What kind of profession are you interested in pursuing after the PhD and why?
Education has always been and still is my passion. I would like to be able to serve it using the PhD experience and knowledge in the education system of Greece.
What do you find different from education system in Greece from Spain and Portugal?
Each education system has its unique character. I have a better insight in the Greek educational system compared to the other two.
Although there are some contextual differences, there’s a common interest amongst all three countries towards educational change. They all recognize the fact that the current educational system might not respond to the all the needs of the contemporary world.
From my interviews with professionals in various positions within the educational system, they all agree that the educational decision making remains a centralised top-down process. Teachers do not have much say in the evolution of strategy or policy. I believe educational change has to be a bottom-up contextualized process if it is to succeed its goals.
Share your story about a memorable classroom experience.
In one of my classrooms in Crete, Greece with 11 years olds, I had a new student that had just arrived from China. She could not speak a word of Greek and very little English. We tried different methods of communication including online translation platforms. Possibly because of the different cultural communication styles, the student remained considerably reserved. When the time came for me to move to Spain for my studies, I was really surprised at her sentimental reaction when she found out. This for me was a reminder that teachers presence in the classroom has a great impact on children’s lives, regardless of the fact that it may not be obvious at all times.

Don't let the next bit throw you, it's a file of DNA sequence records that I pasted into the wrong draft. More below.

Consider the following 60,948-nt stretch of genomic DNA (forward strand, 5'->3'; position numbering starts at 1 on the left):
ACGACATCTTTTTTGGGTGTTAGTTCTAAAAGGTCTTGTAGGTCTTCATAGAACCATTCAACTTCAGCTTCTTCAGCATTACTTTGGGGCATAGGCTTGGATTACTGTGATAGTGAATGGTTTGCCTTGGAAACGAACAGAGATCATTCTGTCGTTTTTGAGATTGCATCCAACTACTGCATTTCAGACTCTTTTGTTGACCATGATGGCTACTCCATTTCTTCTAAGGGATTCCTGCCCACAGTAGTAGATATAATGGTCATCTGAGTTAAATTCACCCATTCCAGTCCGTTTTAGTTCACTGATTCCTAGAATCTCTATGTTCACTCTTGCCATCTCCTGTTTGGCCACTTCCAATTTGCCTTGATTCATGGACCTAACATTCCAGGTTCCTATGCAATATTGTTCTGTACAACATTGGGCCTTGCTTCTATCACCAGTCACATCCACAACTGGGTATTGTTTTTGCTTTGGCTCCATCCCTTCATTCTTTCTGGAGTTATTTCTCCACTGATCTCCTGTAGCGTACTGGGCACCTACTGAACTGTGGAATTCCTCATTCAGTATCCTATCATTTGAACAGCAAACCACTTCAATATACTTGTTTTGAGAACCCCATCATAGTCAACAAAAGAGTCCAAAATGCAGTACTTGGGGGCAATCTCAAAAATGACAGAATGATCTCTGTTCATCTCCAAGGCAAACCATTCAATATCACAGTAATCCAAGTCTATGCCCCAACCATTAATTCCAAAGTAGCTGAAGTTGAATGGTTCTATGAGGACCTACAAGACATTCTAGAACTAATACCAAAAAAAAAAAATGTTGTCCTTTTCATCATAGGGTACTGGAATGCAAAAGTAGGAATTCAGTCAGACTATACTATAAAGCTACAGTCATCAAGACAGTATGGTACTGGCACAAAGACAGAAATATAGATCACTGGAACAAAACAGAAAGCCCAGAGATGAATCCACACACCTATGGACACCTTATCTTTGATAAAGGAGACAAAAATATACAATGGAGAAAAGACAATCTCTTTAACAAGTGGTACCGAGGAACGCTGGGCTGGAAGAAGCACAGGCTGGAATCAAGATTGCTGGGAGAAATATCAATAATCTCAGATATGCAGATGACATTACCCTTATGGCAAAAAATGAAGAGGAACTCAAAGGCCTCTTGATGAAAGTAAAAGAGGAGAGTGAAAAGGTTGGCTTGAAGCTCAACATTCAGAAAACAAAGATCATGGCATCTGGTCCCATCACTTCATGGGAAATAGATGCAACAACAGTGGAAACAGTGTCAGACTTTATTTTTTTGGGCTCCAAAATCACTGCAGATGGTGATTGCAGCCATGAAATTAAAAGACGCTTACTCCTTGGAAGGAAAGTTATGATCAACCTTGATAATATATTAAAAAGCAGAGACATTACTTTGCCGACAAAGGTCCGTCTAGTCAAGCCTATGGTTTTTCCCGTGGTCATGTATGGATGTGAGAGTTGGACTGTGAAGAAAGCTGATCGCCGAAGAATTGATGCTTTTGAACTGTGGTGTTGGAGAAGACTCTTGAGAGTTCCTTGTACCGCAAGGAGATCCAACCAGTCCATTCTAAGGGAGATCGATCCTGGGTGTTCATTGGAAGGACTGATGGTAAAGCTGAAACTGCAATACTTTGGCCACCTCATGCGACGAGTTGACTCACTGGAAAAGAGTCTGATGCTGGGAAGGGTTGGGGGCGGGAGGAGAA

Share a personal cultural experience.
To start with, I was surprised to see how the three countries, Greece, Spain and Portugal, share a great range of cultural aspects such as sense of humor. I saw this especially between Portugal and Greece. For example, in both countries there is a loose perception of time, such as being on time is not a priority, or being late is not considered rude. Personally, I am the type to be precise with time, so this is a fact I have to accept in both countries.
Where’s your favorite place traveled to on earth?
I have recently been to Morocco, and I loved it, especially seeing the sky in the dessert.
Thank you Areti for sharing your research, efcharisto, gracias and obrigada.
I was drawn to Areti’s subject of research because I too believe that the education system needs to change and adapt to our rapidly changing world. From my teaching experiences in Asia, Europe and North America, as well as from being an Educational Coordinator with Know My World exchanges, I have come across many outdated teaching methods and resources that do not fit in well with the children and youth of the 21st century. As Areti mentioned, I too agree that change had to come from bottom-up. The teachers are the forefront of education and they know their students’ needs best. Their input in what changes are needed must be heard and implemented in their educational systems. It makes me happy that teachers like Areti are tackling this topic and shedding a light on this topic.